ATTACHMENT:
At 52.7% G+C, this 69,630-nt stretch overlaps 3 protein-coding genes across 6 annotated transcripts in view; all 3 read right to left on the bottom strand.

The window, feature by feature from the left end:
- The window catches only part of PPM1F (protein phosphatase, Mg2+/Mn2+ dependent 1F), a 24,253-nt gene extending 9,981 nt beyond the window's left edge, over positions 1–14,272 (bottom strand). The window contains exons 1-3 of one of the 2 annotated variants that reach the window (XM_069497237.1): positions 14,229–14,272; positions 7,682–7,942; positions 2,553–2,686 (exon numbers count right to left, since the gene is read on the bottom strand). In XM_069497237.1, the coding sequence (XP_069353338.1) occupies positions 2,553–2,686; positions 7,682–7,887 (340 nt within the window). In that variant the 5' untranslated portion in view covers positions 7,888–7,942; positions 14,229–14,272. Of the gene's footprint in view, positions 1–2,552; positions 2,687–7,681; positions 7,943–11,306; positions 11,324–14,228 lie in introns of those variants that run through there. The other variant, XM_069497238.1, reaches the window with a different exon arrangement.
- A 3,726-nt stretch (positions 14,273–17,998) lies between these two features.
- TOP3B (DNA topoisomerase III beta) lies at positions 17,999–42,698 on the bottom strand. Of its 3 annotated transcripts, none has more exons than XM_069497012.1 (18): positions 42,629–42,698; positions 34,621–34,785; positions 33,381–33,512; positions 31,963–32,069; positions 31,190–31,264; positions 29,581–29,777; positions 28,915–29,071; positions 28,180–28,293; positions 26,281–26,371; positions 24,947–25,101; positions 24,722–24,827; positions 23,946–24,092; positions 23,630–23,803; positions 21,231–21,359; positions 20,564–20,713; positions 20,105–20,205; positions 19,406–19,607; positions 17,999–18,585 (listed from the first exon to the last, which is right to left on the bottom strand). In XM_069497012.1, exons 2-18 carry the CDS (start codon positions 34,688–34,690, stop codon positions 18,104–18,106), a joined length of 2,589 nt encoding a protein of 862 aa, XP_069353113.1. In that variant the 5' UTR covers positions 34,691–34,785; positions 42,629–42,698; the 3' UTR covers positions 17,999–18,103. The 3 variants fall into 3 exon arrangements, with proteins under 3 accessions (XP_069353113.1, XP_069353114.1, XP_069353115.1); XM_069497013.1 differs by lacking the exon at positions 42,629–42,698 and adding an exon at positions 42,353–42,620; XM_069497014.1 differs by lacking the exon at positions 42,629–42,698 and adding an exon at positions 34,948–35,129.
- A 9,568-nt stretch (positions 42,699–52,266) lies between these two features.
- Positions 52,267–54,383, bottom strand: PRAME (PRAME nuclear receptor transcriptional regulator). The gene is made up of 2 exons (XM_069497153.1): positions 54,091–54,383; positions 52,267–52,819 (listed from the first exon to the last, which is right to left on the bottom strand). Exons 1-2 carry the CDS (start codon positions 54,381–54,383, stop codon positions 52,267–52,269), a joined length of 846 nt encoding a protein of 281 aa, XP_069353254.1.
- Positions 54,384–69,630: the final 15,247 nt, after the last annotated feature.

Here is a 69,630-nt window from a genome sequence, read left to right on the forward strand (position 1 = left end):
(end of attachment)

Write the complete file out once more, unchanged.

At 52.7% G+C, this 69,630-nt stretch overlaps 3 protein-coding genes across 6 annotated transcripts in view; all 3 read right to left on the bottom strand.

The window, feature by feature from the left end:
- The window catches only part of PPM1F (protein phosphatase, Mg2+/Mn2+ dependent 1F), a 24,253-nt gene extending 9,981 nt beyond the window's left edge, over positions 1–14,272 (bottom strand). The window contains exons 1-3 of one of the 2 annotated variants that reach the window (XM_069497237.1): positions 14,229–14,272; positions 7,682–7,942; positions 2,553–2,686 (exon numbers count right to left, since the gene is read on the bottom strand). In XM_069497237.1, the coding sequence (XP_069353338.1) occupies positions 2,553–2,686; positions 7,682–7,887 (340 nt within the window). In that variant the 5' untranslated portion in view covers positions 7,888–7,942; positions 14,229–14,272. Of the gene's footprint in view, positions 1–2,552; positions 2,687–7,681; positions 7,943–11,306; positions 11,324–14,228 lie in introns of those variants that run through there. The other variant, XM_069497238.1, reaches the window with a different exon arrangement.
- A 3,726-nt stretch (positions 14,273–17,998) lies between these two features.
- TOP3B (DNA topoisomerase III beta) lies at positions 17,999–42,698 on the bottom strand. Of its 3 annotated transcripts, none has more exons than XM_069497012.1 (18): positions 42,629–42,698; positions 34,621–34,785; positions 33,381–33,512; positions 31,963–32,069; positions 31,190–31,264; positions 29,581–29,777; positions 28,915–29,071; positions 28,180–28,293; positions 26,281–26,371; positions 24,947–25,101; positions 24,722–24,827; positions 23,946–24,092; positions 23,630–23,803; positions 21,231–21,359; positions 20,564–20,713; positions 20,105–20,205; positions 19,406–19,607; positions 17,999–18,585 (listed from the first exon to the last, which is right to left on the bottom strand). In XM_069497012.1, exons 2-18 carry the CDS (start codon positions 34,688–34,690, stop codon positions 18,104–18,106), a joined length of 2,589 nt encoding a protein of 862 aa, XP_069353113.1. In that variant the 5' UTR covers positions 34,691–34,785; positions 42,629–42,698; the 3' UTR covers positions 17,999–18,103. The 3 variants fall into 3 exon arrangements, with proteins under 3 accessions (XP_069353113.1, XP_069353114.1, XP_069353115.1); XM_069497013.1 differs by lacking the exon at positions 42,629–42,698 and adding an exon at positions 42,353–42,620; XM_069497014.1 differs by lacking the exon at positions 42,629–42,698 and adding an exon at positions 34,948–35,129.
- A 9,568-nt stretch (positions 42,699–52,266) lies between these two features.
- Positions 52,267–54,383, bottom strand: PRAME (PRAME nuclear receptor transcriptional regulator). The gene is made up of 2 exons (XM_069497153.1): positions 54,091–54,383; positions 52,267–52,819 (listed from the first exon to the last, which is right to left on the bottom strand). Exons 1-2 carry the CDS (start codon positions 54,381–54,383, stop codon positions 52,267–52,269), a joined length of 846 nt encoding a protein of 281 aa, XP_069353254.1.
- Positions 54,384–69,630: the final 15,247 nt, after the last annotated feature.

Here is a 69,630-nt window from a genome sequence, read left to right on the forward strand (position 1 = left end):